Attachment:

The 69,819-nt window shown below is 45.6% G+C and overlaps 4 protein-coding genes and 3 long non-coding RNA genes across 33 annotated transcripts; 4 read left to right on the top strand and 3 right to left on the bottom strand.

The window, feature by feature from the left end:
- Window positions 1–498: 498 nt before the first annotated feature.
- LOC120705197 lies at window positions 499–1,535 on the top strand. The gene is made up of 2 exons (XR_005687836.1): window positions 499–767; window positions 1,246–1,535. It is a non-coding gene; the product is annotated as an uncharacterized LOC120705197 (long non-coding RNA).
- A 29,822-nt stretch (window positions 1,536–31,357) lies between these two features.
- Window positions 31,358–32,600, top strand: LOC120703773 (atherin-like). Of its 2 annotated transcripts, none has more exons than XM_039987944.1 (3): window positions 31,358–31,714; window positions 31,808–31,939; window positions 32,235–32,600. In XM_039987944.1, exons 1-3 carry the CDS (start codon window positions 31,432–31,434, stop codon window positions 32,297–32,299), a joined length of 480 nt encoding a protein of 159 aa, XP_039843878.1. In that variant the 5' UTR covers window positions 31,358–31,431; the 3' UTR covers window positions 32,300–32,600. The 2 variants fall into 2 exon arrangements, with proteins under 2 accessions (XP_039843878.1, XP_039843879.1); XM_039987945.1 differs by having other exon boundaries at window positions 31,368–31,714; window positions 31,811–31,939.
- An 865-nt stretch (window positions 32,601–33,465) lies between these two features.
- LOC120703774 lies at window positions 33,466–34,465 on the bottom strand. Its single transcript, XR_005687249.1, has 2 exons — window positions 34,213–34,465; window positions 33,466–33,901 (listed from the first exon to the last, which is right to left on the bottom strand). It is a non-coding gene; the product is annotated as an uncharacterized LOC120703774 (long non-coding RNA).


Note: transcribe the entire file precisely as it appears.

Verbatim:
The 69,819-nt window shown below is 45.6% G+C and overlaps 4 protein-coding genes and 3 long non-coding RNA genes across 33 annotated transcripts; 4 read left to right on the top strand and 3 right to left on the bottom strand.

The window, feature by feature from the left end:
- Window positions 1–498: 498 nt before the first annotated feature.
- LOC120705197 lies at window positions 499–1,535 on the top strand. The gene is made up of 2 exons (XR_005687836.1): window positions 499–767; window positions 1,246–1,535. It is a non-coding gene; the product is annotated as an uncharacterized LOC120705197 (long non-coding RNA).
- A 29,822-nt stretch (window positions 1,536–31,357) lies between these two features.
- Window positions 31,358–32,600, top strand: LOC120703773 (atherin-like). Of its 2 annotated transcripts, none has more exons than XM_039987944.1 (3): window positions 31,358–31,714; window positions 31,808–31,939; window positions 32,235–32,600. In XM_039987944.1, exons 1-3 carry the CDS (start codon window positions 31,432–31,434, stop codon window positions 32,297–32,299), a joined length of 480 nt encoding a protein of 159 aa, XP_039843878.1. In that variant the 5' UTR covers window positions 31,358–31,431; the 3' UTR covers window positions 32,300–32,600. The 2 variants fall into 2 exon arrangements, with proteins under 2 accessions (XP_039843878.1, XP_039843879.1); XM_039987945.1 differs by having other exon boundaries at window positions 31,368–31,714; window positions 31,811–31,939.
- An 865-nt stretch (window positions 32,601–33,465) lies between these two features.
- LOC120703774 lies at window positions 33,466–34,465 on the bottom strand. Its single transcript, XR_005687249.1, has 2 exons — window positions 34,213–34,465; window positions 33,466–33,901 (listed from the first exon to the last, which is right to left on the bottom strand). It is a non-coding gene; the product is annotated as an uncharacterized LOC120703774 (long non-coding RNA).